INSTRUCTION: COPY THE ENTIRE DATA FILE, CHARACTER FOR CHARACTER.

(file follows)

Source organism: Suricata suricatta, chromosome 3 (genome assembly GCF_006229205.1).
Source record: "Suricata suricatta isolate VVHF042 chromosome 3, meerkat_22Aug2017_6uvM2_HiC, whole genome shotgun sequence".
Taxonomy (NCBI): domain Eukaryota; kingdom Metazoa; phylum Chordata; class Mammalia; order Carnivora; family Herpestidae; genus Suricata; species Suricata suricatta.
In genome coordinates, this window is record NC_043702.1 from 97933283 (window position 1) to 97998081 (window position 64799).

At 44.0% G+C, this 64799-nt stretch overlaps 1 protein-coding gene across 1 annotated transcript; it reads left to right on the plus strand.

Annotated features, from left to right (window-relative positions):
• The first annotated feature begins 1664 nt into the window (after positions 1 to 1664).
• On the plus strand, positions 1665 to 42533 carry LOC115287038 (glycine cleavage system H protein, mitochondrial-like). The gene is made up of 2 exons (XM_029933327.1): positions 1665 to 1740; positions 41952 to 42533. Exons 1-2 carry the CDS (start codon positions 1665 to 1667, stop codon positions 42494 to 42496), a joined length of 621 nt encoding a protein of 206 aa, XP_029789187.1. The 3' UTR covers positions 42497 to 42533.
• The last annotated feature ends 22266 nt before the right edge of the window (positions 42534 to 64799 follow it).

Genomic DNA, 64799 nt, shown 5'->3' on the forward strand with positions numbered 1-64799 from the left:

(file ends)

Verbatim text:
Source organism: Suricata suricatta, chromosome 3 (genome assembly GCF_006229205.1).
Source record: "Suricata suricatta isolate VVHF042 chromosome 3, meerkat_22Aug2017_6uvM2_HiC, whole genome shotgun sequence".
Taxonomy (NCBI): domain Eukaryota; kingdom Metazoa; phylum Chordata; class Mammalia; order Carnivora; family Herpestidae; genus Suricata; species Suricata suricatta.
In genome coordinates, this window is record NC_043702.1 from 97933283 (window position 1) to 97998081 (window position 64799).

At 44.0% G+C, this 64799-nt stretch overlaps 1 protein-coding gene across 1 annotated transcript; it reads left to right on the plus strand.

Annotated features, from left to right (window-relative positions):
• The first annotated feature begins 1664 nt into the window (after positions 1 to 1664).
• On the plus strand, positions 1665 to 42533 carry LOC115287038 (glycine cleavage system H protein, mitochondrial-like). The gene is made up of 2 exons (XM_029933327.1): positions 1665 to 1740; positions 41952 to 42533. Exons 1-2 carry the CDS (start codon positions 1665 to 1667, stop codon positions 42494 to 42496), a joined length of 621 nt encoding a protein of 206 aa, XP_029789187.1. The 3' UTR covers positions 42497 to 42533.
• The last annotated feature ends 22266 nt before the right edge of the window (positions 42534 to 64799 follow it).

Genomic DNA, 64799 nt, shown 5'->3' on the forward strand with positions numbered 1-64799 from the left: